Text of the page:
Not quite eight standard days (8:30 to 16:45 with three quarters of an hour lunch break), that’s what I used to work in the years before I requested and was granted the privilege of working a condensed week, i.e. doing my 36 1/4 hours in four rather than five days. I worked this type of condensed working during my last 18 months at work, the rationale being that my wife had retired and might not pressurise me so much to do the same if we could spend a 3-day weekend together.
But how did I get to work such long hours to start with ? For starters, it’s not unusual in a production environment to put in a few more hours to get some things done before and after the end of the official working day. It was only in an office environment like Welsh Labs or the AGO in Port Talbot that people tended to stick pretty rigorously to the official hours – with all the resulting congestion to get in and out of the gates around that time of the day.
But even measured against the production environment yardstick I was working longer hours. The original reason was a combination of avoiding the worst of the rush hour traffic (which on the part of the M4 near Newport could be horrendous) and making sure that VB applications had indeed run properly before their data were needed in the morning meetings. As I may have mentioned elsewhere, my initial VB applications were running continuously and performed their data handling function using an internal clock in a timer-based subroutine.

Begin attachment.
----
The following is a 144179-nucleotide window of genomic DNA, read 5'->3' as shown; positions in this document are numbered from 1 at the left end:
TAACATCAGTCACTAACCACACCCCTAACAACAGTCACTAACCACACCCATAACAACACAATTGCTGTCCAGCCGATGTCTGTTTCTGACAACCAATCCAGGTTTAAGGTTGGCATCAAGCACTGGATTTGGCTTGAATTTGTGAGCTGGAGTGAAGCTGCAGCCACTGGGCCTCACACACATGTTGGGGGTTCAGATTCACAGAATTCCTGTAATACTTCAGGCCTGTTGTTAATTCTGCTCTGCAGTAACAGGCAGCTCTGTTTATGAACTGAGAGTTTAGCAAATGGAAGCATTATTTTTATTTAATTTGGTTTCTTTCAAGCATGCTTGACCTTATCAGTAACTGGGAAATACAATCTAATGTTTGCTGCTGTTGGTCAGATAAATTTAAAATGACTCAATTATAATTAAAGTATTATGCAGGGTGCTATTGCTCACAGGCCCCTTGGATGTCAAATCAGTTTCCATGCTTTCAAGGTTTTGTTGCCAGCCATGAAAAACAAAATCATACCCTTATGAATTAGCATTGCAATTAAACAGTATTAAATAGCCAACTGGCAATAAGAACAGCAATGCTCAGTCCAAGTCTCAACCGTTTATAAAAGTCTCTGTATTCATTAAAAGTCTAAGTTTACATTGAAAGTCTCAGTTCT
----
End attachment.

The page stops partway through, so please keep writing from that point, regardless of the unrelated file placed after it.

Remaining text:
Unlike the later habit of kicking off applications using a Windows scheduler, this meant that (1) the application could well accumulate excessive CPU resources, and (2) if an application fell over, it needed to be restarted manually. That’s why I made sure I was in the office shortly after 7am, which gave me time to take corrective action before people starting to look at their web pages around 8am.
Over time, converting my applications away from timer-based to Windows-scheduled somewhat relieved the pressure, but with the ever-increasing number of applications that I had on the go it was always prudent to arrive early enough should there be trouble at t’mill. And so it happened that I got up at 6am, got dressed and in the car, ready to have my first cup of coffee at work some time between 6:30 and 7am.
Gradually I came to realise that the increased amount of time translates quite readily in increased output when it comes to writing webpages and applications. So the habit stuck, and since it’s quite often inconvenient to cut a job you’re working on short because of going home time (developers will tell you what it feels like to be “in the zone”), you work until you’ve reached a convenient point where it will be easier to pick up the thread the next day. So most days I finished work some time between 17:15 and 17:45, which allowed for tidying things up and making preparations for the next day.
Hence when the time came to work an condensed week, doing my new official hours of 7:30 – 17:30 was not much of a hardship, since it didn’t really extend my actual working day at all. The only thing I noticed (as you would working a full day less) was that all of a sudden the work starting piling up, and I had to make sure that I kept some new requests at arms length. It also meant that when Theo finally came on the scene to relieve me, I didn’t have the luxury to feed him tidbits and let him gradually get used to ongoing projects – there was a backlog that needed dealing with, and I suppose there’s no better way of learning than being thrown in at the deep end.
I’m just glad he didn’t drown and took to the task so readily, otherwise I might have been less flippant about retiring from the job when I did.